Travel Fellowships To Experimental Biology 2009 In New Orleans Received By 40 Minority Scientists

February 26, 2009 at 11:00 am Leave a comment


One of the nation’s oldest and most respected non-profit science organizations will provide more than $68,000 in travel fellowships to underrepresented minority students and scientists to attend the Experimental Biology conference in New Orleans, April 18-22. The American Physiological Society (APS), which administers the program, has announced that 40 fellows will receive the travel awards.





APS administers the program with financial support from the National Institute of Diabetes and Digestive and Kidney Diseases (NIDDK) and the National Institute of General Medical Sciences (NIGMS). Both NIDDK and NIGMS are part of the National Institutes of Health.





The APS Minority Travel Fellowship Program is designed to encourage more students from minority groups that are underrepresented in science to become scientists and remain in the field. African-American, Hispanic, Native American and Pacific Islander undergraduate, graduate and post-doctoral students and faculty are eligible for the fellowships. The APS has awarded travel fellowships to approximately 575 minority students and faculty since 1987, when the program began.





In addition to paying travel and registration costs, each fellow is paired with an established researcher, an APS member who is usually in the same research area as the student. More than 60 APS members volunteer each year to be mentors. A number of former minority travel fellows — now established researchers with their own graduate students — serve as mentors themselves.





The program provides many career networking opportunities. The mentor introduces the fellow to other established scientists at the conference, and the fellows meet other minority students at an orientation and reception for current and past travel fellows. APS also invites fellows to career workshops, sessions on special skills development, and other special sessions during the conference.





Past fellows have praised the program, saying they received advice concerning their research from scientists they met through the program and also learned the ins and outs of interviewing for a postdoctoral or faculty position.





The 2009 Minority Travel Fellows are as follows:

  • Adebowale Adebiyi, University of Tennessee Health Science Center




  • Imo Akpan, University of Pennsylvania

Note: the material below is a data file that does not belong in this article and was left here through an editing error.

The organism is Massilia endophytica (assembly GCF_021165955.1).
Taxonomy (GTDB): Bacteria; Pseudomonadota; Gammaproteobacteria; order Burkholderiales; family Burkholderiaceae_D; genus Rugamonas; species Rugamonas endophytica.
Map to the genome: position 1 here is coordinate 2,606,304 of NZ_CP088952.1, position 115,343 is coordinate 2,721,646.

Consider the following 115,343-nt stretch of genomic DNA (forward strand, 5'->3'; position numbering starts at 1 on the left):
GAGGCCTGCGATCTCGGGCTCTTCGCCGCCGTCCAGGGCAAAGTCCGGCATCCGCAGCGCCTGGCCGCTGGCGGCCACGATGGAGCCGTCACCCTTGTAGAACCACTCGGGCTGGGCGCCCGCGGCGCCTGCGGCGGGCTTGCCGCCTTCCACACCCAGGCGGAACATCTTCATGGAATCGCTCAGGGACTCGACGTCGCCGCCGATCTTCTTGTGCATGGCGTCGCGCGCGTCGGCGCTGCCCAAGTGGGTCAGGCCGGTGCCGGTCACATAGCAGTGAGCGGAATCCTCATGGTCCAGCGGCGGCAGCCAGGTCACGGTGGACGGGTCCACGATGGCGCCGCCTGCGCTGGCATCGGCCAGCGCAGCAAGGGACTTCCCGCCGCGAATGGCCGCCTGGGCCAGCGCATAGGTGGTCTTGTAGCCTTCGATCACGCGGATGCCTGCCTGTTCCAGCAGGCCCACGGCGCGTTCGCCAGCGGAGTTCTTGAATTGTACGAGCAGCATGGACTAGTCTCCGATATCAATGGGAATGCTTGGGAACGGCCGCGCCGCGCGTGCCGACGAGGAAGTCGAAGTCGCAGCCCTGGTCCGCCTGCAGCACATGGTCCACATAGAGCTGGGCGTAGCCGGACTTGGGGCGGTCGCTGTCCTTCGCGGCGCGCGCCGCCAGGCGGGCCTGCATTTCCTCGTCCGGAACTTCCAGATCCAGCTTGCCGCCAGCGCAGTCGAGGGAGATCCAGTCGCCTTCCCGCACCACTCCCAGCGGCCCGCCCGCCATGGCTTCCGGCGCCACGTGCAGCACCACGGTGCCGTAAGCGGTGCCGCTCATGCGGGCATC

• Gustavo R. Ares, Henry Ford Hospital




  • Krystal N. Brinson, Medical College of Georgia




  • Raquel M. Brown, Southern Illinois University




  • Heidy L. Contreras, University of California, Irvine




  • Zelieann Rivera Craig, University of Arizona




  • John H. Dubinion, University of Mississippi Medical Center




  • Jorge L. Gamboa, University of Kentucky




  • Fernanda RC Giachini, University of Sao Paulo / Medial College of Georgia




  • Shea Gilliam-Davis, Wake Forest University School of Medicine




  • Albert L. Gonzales, Colorado State University




  • Helmut Bandeira Gottlieb, University of the Incarnate Word




  • Dolores Doane Guest, University of Illinois at Urbana-Champaign




  • TanYa Gwathmey, Wake Forest University




  • Andres Hernandez, Auburn University




  • Marcela Herrera, Henry Ford Hospital




  • Michael Hoffman, University of Wisconsin-Madison




  • Debra L. Irsik, University of Nebraska Medical Center




  • Erin M. Keen-Rhinehart, Harbor UCLA Medical Center




  • Anna K. Leal, UT Southwestern




  • Natasha Lugo-Escobar, University of Puerto Rico Medical Sciences Campus




  • Jeffrey B. Mason, University of Pennsylvania School of Veterinary Medicine




  • Keisa Mathis, Louisiana State University Health Sciences Center




  • Cathy C. Moore, University of North Carolina at Charlotte




  • Norma B. Ojeda, University of Mississippi Medical Center




  • Karl D. Pendergrass, Wake Forest University




  • Arthur J. Pope, University Of Florida




  • Clintoria L. Richards-Williams, Emory University/Atlanta VA Medical Center




  • Lilliana Sanchez, University of New Mexico




  • Olga I. Santiago, Ponce School of Medicine




  • Aerial L. Singleton, New Mexico State University




  • Mesia Moore Steed, Wake Forest University




  • Carmen M. Troncoso Brindeiro, University of Nebraska Medical Center




  • Carla M. Trujillo, New Mexico State University




  • Johana Vallejo-Elias, Midwestern University – Arizona Osteopathic School of Medicine




  • Vabren L. Watts, Meharry Medical College




  • Letitia Weigand, Johns Hopkins Bloomberg School of Public Health




  • Leslie D. White, University of Flordia-College of Medicine




  • Justin L. Wilson, Howard University

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Article adapted by Medical News Today from original press release.

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Physiology is the study of how molecules, cells, tissues and organs function to create health or disease. The American Physiological Society has been an integral part of this scientific discovery process since it was established in 1887. The Society provides a wide range of research, educational and career support and programming to further the contributions of physiology to understanding diseased and healthy states.




Source: Brooke Bruthers


American Physiological Society

[Via http://www.medicalnewstoday.com]

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